The currently available sixth-generation BMW M5 sedan is incredibly fast. Although it uses an evolved and uprated version of the same S63 engine of the previous F10, the chassis and xDrive all-wheel-drive system of the F90 put it in another league of performance capability. The base variant delivers 600 horsepower from 5,700 to 6,600 rpm, and 553 pound-feet of torque from 1,800 to 5,700 rpm, delivered to all four wheels via a specialized ZF eight-speed automatic and among the most intelligent of BMW’s xDrive AWD systems; that achieves a zero-to-60-mph time of 3.2 seconds. If that’s not enough for you, there’s the M5 Competition, which comes from the factory with 617 stock horses, among a few other specialized changes that look quite enticing, like the lightweight Y-spoke wheels.

It also edges ever closer to what was previous 911 Turbo and Turbo S exclusive territory.

But now another even-more-potent model has been spotted being put through its paces at BMW’s Nurburgring test facility. Everything remains purely speculative at this juncture, but the specimen captured clearly in the photos below has a few key tipoff points that are leading at least a few automotive-media outlets to guess that this could just be a prototype of test-mule M5 CS.

Visually speaking, this Alpine White F90 M5 appears to be a Competiton-spec example with aesthetic tipoffs like the all-black rear diffusor, part of which is color-matched on standard examples. Black mirror caps are another piece of Competition equipment, although the wheels seem like a blacked-out set of the standard F90 M double-spoke Style 706M wheels.

Most important—and perhaps stoking the most speculation—is the trunk-lid-mounted spoiler on the rear end.

Looking closely at the shape of the carbon spoiler, we can’t help but be reminded of the one that is fitted to currently available performance models, like the M3 CS, for example. The same design was also spotted on another yet-to-be-released BMW which was photographed being driven in the same area.

One more convincing element is the presence of M carbon-ceramic brakes. A quick visit to the BMW USA Configurator confirms that they remain one of the most expensive options in on a potential build sheet at $8,500 for both standard and Competition M5 models. Like the speculative M2 CS mentioned above, the high-dollar, high-performance brakes could be another standard element on what will likely be the range-topping model within the M5 lineup.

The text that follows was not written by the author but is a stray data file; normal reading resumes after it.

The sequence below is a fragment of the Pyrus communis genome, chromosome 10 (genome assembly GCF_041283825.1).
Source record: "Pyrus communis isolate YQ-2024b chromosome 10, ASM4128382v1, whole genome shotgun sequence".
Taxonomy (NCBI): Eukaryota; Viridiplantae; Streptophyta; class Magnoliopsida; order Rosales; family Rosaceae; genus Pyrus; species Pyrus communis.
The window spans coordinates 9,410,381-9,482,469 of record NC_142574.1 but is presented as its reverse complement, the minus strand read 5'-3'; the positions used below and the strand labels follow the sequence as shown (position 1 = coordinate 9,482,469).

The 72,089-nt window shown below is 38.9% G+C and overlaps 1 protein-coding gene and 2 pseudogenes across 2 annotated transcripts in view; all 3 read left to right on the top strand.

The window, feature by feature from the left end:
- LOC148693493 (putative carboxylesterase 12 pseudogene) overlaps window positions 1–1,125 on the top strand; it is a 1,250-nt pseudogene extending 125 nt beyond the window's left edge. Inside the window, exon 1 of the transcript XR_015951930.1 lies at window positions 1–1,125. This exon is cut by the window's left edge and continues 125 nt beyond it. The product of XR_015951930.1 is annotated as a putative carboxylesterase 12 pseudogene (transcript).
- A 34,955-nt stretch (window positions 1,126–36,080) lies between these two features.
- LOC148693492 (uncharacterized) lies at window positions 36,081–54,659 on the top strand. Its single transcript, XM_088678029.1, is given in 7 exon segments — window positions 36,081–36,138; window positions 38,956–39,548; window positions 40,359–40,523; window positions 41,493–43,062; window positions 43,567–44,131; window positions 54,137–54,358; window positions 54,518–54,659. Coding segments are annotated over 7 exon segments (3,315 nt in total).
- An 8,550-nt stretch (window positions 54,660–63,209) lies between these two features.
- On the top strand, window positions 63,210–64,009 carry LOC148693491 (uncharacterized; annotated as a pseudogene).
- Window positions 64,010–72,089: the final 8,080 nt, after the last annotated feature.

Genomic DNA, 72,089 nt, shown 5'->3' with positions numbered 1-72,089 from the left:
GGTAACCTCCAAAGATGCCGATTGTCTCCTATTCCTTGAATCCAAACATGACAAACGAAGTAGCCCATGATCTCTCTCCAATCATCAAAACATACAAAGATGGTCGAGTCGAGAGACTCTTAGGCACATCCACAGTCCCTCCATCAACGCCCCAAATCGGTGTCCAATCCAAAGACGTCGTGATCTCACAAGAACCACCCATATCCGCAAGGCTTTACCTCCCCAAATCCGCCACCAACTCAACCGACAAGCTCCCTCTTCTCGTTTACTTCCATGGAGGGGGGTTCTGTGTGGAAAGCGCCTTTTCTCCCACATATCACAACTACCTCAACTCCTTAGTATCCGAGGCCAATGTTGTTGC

What else is to be expected? Most sources indicate that modifications will be limited to aerodynamics and other weight-saving components, and that further power increases are likely off the table. Considering how fast the current M5 and M5 Competition models are, we wouldn’t be surprised if this turned out to be the case. BMW has been making serious headway in terms of offering weight-saving parts that can truly transform a given car through its M Performance parts collections, and it would be quite impressive to see a midsize executive sedan like the F90 M5 able to sprint from zero to 60 mph well down in the two-second range.

To revisit our previously referenced summation, BMW has recently rethought the structure of its nomenclature as it applies to range-topping performance models. Here’s a quick refresher on the rundown of the various levels:

If everything falls in line as is expected, the CSL badge will completely replace GTS in the lineup as the absolute most hardcore road-legal variant of M car available. Below these winged and caged models are the CS, or Competition Sport variants, which are marketed just above Competition Package-equipped versions of the garden-variety M3 and M4. Rounding things out are the regular M cars, like the M3 or M5, along with M Performance models, such as the M240i or M550i, which seem to represent entry-level M-badged offerings above M Sport Line-trimmed standard models. It’s a lot to digest with a few sentences, but each tier is delineated by clear boundaries that easily distinguish it for a specifically targeted market segment.

Assuming that things are still holding true to the underlying concept, an M5 CS is the next natural evolution for the platform. Holding your breath for a CSL variant is probably not advisable, however, as it seems that anything of such a caliber would be likely be reserved for two-door models such as the M4 or M2.—Alex Tock

[Photos via CarPix.]



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